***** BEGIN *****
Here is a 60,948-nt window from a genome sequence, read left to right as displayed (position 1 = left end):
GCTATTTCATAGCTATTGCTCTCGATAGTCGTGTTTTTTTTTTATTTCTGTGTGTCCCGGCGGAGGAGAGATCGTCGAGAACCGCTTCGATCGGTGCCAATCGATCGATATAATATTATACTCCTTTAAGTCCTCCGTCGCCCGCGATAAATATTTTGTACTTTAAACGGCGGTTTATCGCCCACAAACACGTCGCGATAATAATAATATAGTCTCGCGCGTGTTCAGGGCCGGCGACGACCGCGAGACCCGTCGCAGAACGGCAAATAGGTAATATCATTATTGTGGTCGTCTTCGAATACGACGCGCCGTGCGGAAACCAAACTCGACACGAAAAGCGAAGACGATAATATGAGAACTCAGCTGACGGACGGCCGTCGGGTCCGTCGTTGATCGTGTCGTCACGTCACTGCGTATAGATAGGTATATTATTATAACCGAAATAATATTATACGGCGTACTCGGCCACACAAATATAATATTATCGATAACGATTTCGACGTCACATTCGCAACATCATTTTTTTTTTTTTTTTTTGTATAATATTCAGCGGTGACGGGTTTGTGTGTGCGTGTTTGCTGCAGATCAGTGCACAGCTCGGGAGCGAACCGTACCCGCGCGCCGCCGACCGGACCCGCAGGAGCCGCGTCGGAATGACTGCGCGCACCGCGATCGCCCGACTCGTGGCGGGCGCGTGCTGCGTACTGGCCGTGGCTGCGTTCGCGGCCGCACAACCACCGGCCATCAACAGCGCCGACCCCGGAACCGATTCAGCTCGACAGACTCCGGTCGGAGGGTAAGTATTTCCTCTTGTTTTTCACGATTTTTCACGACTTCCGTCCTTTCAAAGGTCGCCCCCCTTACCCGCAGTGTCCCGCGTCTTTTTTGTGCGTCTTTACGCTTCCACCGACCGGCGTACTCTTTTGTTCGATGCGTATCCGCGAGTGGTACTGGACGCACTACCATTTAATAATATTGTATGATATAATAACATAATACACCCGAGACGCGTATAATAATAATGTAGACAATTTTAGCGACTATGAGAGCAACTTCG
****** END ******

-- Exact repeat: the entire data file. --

Here is a 60,948-nt window from a genome sequence, read left to right as displayed (position 1 = left end):
GCTATTTCATAGCTATTGCTCTCGATAGTCGTGTTTTTTTTTTATTTCTGTGTGTCCCGGCGGAGGAGAGATCGTCGAGAACCGCTTCGATCGGTGCCAATCGATCGATATAATATTATACTCCTTTAAGTCCTCCGTCGCCCGCGATAAATATTTTGTACTTTAAACGGCGGTTTATCGCCCACAAACACGTCGCGATAATAATAATATAGTCTCGCGCGTGTTCAGGGCCGGCGACGACCGCGAGACCCGTCGCAGAACGGCAAATAGGTAATATCATTATTGTGGTCGTCTTCGAATACGACGCGCCGTGCGGAAACCAAACTCGACACGAAAAGCGAAGACGATAATATGAGAACTCAGCTGACGGACGGCCGTCGGGTCCGTCGTTGATCGTGTCGTCACGTCACTGCGTATAGATAGGTATATTATTATAACCGAAATAATATTATACGGCGTACTCGGCCACACAAATATAATATTATCGATAACGATTTCGACGTCACATTCGCAACATCATTTTTTTTTTTTTTTTTTGTATAATATTCAGCGGTGACGGGTTTGTGTGTGCGTGTTTGCTGCAGATCAGTGCACAGCTCGGGAGCGAACCGTACCCGCGCGCCGCCGACCGGACCCGCAGGAGCCGCGTCGGAATGACTGCGCGCACCGCGATCGCCCGACTCGTGGCGGGCGCGTGCTGCGTACTGGCCGTGGCTGCGTTCGCGGCCGCACAACCACCGGCCATCAACAGCGCCGACCCCGGAACCGATTCAGCTCGACAGACTCCGGTCGGAGGGTAAGTATTTCCTCTTGTTTTTCACGATTTTTCACGACTTCCGTCCTTTCAAAGGTCGCCCCCCTTACCCGCAGTGTCCCGCGTCTTTTTTGTGCGTCTTTACGCTTCCACCGACCGGCGTACTCTTTTGTTCGATGCGTATCCGCGAGTGGTACTGGACGCACTACCATTTAATAATATTGTATGATATAATAACATAATACACCCGAGACGCGTATAATAATAATGTAGACAATTTTAGCGACTATGAGAGCAACTTCG